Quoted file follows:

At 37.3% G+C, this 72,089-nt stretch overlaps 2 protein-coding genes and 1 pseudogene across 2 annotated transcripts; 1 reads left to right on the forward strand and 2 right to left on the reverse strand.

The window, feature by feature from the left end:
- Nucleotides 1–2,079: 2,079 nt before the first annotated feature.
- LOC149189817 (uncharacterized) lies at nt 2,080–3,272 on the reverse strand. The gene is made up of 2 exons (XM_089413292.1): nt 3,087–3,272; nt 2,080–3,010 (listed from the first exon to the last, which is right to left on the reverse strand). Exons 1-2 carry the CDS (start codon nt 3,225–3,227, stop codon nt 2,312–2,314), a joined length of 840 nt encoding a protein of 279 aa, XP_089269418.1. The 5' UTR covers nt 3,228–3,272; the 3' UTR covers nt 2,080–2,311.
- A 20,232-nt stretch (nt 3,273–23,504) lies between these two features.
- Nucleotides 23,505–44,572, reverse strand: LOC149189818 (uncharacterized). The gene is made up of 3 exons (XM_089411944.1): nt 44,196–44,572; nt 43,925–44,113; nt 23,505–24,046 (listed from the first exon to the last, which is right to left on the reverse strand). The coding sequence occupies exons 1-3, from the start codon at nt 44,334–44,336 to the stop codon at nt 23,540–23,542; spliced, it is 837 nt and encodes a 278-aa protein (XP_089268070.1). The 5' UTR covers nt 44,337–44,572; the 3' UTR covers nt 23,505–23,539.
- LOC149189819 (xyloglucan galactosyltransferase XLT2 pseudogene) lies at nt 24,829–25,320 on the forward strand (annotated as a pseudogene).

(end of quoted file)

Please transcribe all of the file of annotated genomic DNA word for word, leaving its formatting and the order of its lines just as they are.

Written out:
At 37.3% G+C, this 72,089-nt stretch overlaps 2 protein-coding genes and 1 pseudogene across 2 annotated transcripts; 1 reads left to right on the forward strand and 2 right to left on the reverse strand.

The window, feature by feature from the left end:
- Nucleotides 1–2,079: 2,079 nt before the first annotated feature.
- LOC149189817 (uncharacterized) lies at nt 2,080–3,272 on the reverse strand. The gene is made up of 2 exons (XM_089413292.1): nt 3,087–3,272; nt 2,080–3,010 (listed from the first exon to the last, which is right to left on the reverse strand). Exons 1-2 carry the CDS (start codon nt 3,225–3,227, stop codon nt 2,312–2,314), a joined length of 840 nt encoding a protein of 279 aa, XP_089269418.1. The 5' UTR covers nt 3,228–3,272; the 3' UTR covers nt 2,080–2,311.
- A 20,232-nt stretch (nt 3,273–23,504) lies between these two features.
- Nucleotides 23,505–44,572, reverse strand: LOC149189818 (uncharacterized). The gene is made up of 3 exons (XM_089411944.1): nt 44,196–44,572; nt 43,925–44,113; nt 23,505–24,046 (listed from the first exon to the last, which is right to left on the reverse strand). The coding sequence occupies exons 1-3, from the start codon at nt 44,334–44,336 to the stop codon at nt 23,540–23,542; spliced, it is 837 nt and encodes a 278-aa protein (XP_089268070.1). The 5' UTR covers nt 44,337–44,572; the 3' UTR covers nt 23,505–23,539.
- LOC149189819 (xyloglucan galactosyltransferase XLT2 pseudogene) lies at nt 24,829–25,320 on the forward strand (annotated as a pseudogene).